Sharon had been Senate President. On my first day on the Senate, she wasn’t on the body that year, but she had come to the first meeting after the new elections for some other business. When she walked into the room for the organizational meeting, someone nominated her to be Senate President again and the acclamation process was well along before Sharon was able to remind the body that she wasn’t a senator. I became the much-less-enthusiastic selection, and Sharon kidded me that I was second choice to someone not even on the Senate. She was right. I went to her for advice on being president many times during my three years in that role. She was always my, she was everyone’s, go-to person over a whole range of issues. I served on many committees with Sharon. She was one of the best committee members that any of us ever served with. She knew the institution and the work of the college was her passion. She was especially good on hiring committees because she had a strong sense of what the college was and what kind of faculty we should recruit. She was clear, straightforward, and unwavering in that conviction.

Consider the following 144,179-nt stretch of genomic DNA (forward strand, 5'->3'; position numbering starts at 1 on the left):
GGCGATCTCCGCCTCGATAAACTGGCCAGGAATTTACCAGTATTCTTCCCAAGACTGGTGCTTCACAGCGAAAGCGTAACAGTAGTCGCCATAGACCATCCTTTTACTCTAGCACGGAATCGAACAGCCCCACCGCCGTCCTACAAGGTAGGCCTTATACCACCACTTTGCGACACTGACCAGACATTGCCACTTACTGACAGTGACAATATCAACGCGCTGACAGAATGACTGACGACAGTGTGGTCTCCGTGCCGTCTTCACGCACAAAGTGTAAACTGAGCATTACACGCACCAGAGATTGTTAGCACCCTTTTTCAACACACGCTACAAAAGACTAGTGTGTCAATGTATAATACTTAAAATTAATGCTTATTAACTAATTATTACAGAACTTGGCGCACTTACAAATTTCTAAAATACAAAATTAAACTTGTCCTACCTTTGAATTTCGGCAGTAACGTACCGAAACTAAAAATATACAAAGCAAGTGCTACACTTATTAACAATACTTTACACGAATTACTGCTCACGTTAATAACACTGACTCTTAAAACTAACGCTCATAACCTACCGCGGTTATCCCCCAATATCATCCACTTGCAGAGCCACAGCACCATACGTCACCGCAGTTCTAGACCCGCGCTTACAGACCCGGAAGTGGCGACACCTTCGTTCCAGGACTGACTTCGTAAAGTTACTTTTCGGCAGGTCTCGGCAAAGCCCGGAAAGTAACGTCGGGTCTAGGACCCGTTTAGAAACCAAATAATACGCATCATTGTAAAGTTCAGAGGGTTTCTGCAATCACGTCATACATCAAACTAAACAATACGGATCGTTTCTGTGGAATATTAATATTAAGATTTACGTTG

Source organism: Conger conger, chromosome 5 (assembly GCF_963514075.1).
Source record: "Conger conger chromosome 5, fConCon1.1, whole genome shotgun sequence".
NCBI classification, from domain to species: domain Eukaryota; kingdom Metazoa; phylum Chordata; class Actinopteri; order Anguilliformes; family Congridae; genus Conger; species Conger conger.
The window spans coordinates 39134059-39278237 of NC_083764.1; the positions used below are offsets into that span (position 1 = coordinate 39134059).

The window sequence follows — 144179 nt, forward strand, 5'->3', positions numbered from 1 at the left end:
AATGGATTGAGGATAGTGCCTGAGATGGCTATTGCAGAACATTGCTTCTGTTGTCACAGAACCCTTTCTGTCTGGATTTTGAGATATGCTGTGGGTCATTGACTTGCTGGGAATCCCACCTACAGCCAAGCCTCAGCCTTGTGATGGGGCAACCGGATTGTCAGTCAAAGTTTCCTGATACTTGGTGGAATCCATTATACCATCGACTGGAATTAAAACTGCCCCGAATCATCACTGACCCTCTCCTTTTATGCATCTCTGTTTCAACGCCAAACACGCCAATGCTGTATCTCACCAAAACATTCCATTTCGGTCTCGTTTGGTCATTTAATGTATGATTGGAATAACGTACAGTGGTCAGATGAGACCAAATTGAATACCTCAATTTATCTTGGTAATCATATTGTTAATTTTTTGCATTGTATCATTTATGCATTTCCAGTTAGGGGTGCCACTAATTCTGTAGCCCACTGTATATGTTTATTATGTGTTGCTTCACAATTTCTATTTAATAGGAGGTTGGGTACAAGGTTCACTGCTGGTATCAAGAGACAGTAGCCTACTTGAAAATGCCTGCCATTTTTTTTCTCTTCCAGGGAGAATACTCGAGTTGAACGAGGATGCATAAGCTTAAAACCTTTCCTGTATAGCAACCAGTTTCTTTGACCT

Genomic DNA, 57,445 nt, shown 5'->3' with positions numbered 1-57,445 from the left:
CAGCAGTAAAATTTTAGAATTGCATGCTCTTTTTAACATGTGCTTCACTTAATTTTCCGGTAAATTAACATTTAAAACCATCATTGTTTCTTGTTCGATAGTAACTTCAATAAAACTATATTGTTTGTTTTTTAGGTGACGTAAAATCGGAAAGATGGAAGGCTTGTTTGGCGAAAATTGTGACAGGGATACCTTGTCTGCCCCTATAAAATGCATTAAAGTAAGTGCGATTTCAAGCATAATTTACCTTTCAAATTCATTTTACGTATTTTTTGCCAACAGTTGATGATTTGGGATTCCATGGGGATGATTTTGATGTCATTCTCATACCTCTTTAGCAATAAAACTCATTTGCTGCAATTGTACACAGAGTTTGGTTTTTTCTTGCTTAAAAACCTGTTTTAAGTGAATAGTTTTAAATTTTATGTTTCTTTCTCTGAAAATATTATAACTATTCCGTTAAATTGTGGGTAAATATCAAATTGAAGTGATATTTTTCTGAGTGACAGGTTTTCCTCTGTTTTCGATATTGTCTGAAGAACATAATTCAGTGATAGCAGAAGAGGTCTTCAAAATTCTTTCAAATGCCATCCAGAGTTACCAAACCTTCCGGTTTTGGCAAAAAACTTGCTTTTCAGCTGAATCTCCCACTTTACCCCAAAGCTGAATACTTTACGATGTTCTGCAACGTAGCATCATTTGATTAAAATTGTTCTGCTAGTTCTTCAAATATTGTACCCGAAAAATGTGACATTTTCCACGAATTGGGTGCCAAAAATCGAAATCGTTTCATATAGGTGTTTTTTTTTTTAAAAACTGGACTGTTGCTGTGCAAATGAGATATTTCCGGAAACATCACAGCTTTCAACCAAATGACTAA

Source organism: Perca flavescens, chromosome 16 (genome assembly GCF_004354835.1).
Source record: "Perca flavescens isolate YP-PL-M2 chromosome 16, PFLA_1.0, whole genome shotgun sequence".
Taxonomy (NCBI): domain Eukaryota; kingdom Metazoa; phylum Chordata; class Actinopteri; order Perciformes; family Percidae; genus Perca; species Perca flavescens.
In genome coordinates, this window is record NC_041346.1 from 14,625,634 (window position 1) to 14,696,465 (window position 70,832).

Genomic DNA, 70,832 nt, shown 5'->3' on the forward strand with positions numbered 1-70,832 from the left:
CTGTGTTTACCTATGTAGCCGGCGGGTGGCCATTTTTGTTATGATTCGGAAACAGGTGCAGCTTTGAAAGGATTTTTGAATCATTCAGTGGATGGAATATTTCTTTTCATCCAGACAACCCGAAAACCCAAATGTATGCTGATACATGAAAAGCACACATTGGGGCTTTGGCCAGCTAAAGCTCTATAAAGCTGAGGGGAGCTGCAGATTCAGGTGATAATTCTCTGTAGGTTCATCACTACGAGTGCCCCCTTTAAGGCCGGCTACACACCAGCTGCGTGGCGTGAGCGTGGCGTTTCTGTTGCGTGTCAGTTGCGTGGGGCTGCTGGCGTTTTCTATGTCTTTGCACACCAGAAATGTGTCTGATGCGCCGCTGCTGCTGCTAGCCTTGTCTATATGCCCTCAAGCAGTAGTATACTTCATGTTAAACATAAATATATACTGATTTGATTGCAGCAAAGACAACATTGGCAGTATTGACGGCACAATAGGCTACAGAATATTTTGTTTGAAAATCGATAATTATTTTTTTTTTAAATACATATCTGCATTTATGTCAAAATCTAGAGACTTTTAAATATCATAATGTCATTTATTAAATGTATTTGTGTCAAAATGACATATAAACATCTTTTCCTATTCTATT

I consulted Sharon a lot for advice. The one that I will never forget was in my first or second year (I believe) when I was quite naïve about such things, I had a student that was engaging in what today would be considered overt sexual harassment–provocative dress, suggestive behavior, unmistakable actions, even unveiled overtures. Frankly, I didn’t know how to handle it. I was embarrassed to confront the girl and I really didn’t know what to do if I did. I went to see Sharon, and without going into detail, let me simply say that she took care of the matter for me. She had been an undergraduate at a women’s college, she had witnessed this type of behavior before, and she had no patience for it. Sharon in no manner was a prude or an ideologue of any strip. She was popular with both female and male colleagues in most any situation; but she had a strong sense of decorum, and when she spoke anyone with good sense listened.